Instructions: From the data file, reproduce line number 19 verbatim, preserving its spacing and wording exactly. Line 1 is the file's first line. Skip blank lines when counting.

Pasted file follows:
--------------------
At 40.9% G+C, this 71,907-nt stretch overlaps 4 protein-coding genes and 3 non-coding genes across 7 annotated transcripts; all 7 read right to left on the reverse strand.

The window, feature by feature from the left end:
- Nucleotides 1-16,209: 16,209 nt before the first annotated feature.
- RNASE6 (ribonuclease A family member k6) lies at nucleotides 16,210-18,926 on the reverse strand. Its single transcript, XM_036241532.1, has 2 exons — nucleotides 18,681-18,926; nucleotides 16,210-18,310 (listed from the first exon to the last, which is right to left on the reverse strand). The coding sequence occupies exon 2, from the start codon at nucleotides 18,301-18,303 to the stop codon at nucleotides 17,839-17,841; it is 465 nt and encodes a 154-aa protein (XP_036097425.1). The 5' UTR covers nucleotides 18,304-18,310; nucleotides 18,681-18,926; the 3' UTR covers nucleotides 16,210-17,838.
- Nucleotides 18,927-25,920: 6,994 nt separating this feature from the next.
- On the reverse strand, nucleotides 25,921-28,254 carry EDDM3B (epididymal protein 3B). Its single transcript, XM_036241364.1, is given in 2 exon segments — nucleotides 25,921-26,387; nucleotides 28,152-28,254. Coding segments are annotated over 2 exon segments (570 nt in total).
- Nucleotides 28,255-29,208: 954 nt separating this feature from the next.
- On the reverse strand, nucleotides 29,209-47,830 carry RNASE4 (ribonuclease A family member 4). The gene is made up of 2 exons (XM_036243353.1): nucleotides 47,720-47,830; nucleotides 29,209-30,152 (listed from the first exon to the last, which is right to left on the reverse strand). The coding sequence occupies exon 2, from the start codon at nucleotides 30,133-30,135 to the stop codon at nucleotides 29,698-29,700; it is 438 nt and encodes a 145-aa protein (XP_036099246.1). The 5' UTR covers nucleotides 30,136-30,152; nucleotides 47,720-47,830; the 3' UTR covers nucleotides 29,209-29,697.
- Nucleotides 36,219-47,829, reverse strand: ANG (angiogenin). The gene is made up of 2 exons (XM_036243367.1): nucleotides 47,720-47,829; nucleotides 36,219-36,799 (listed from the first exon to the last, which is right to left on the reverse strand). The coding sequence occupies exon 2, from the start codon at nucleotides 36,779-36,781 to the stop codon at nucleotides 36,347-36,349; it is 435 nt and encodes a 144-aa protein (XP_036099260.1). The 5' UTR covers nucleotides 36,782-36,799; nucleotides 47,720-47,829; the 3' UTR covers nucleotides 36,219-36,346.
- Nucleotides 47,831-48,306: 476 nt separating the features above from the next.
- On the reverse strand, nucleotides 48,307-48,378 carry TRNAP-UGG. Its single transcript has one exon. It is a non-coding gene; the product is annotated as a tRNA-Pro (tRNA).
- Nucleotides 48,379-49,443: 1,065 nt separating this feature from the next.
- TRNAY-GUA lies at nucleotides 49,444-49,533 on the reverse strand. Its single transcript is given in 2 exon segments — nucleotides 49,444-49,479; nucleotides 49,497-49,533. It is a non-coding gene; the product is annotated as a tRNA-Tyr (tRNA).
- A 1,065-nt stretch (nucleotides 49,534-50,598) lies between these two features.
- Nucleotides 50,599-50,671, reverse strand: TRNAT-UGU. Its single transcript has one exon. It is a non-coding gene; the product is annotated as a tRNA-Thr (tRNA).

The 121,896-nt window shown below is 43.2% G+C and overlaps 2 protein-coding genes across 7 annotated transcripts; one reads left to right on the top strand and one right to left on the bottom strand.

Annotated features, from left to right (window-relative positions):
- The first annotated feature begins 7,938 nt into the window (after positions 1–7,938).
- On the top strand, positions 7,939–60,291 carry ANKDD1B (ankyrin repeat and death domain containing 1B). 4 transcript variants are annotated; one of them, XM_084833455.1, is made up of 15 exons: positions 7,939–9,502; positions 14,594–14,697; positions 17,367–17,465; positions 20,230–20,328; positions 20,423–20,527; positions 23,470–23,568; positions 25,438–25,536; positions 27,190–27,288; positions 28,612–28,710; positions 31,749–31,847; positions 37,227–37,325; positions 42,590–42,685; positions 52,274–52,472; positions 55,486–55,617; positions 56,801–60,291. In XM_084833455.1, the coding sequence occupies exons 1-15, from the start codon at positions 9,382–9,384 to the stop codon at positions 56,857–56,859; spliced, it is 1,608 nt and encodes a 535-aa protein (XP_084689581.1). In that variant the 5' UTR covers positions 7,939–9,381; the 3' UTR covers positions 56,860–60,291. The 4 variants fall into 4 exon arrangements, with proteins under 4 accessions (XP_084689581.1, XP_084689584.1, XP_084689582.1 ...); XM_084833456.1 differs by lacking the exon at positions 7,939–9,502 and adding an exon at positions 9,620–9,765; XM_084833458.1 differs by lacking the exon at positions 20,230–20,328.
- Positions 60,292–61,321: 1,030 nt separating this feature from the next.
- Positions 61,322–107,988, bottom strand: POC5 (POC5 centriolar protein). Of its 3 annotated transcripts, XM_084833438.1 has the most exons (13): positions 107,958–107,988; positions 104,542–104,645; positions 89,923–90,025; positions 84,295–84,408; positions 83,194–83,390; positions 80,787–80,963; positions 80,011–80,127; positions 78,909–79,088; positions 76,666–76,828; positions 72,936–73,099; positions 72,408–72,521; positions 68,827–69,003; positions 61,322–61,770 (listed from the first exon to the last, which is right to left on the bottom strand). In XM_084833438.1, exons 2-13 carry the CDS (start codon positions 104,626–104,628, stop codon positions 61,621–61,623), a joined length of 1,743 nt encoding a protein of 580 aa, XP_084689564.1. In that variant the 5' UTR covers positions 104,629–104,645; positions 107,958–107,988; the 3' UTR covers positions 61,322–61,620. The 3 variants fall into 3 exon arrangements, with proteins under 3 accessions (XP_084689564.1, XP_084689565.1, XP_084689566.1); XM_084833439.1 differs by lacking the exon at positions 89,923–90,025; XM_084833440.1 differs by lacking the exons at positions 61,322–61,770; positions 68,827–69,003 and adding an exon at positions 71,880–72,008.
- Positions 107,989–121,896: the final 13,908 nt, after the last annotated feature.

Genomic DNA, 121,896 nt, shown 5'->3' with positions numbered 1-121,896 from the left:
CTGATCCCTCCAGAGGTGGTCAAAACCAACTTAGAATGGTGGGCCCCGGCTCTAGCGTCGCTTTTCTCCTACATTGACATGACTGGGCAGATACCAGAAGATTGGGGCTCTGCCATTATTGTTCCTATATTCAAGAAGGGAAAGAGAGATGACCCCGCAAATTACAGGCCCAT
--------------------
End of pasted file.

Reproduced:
- On the top strand, positions 7,939–60,291 carry ANKDD1B (ankyrin repeat and death domain containing 1B). 4 transcript variants are annotated; one of them, XM_084833455.1, is made up of 15 exons: positions 7,939–9,502; positions 14,594–14,697; positions 17,367–17,465; positions 20,230–20,328; positions 20,423–20,527; positions 23,470–23,568; positions 25,438–25,536; positions 27,190–27,288; positions 28,612–28,710; positions 31,749–31,847; positions 37,227–37,325; positions 42,590–42,685; positions 52,274–52,472; positions 55,486–55,617; positions 56,801–60,291. In XM_084833455.1, the coding sequence occupies exons 1-15, from the start codon at positions 9,382–9,384 to the stop codon at positions 56,857–56,859; spliced, it is 1,608 nt and encodes a 535-aa protein (XP_084689581.1). In that variant the 5' UTR covers positions 7,939–9,381; the 3' UTR covers positions 56,860–60,291. The 4 variants fall into 4 exon arrangements, with proteins under 4 accessions (XP_084689581.1, XP_084689584.1, XP_084689582.1 ...); XM_084833456.1 differs by lacking the exon at positions 7,939–9,502 and adding an exon at positions 9,620–9,765; XM_084833458.1 differs by lacking the exon at positions 20,230–20,328.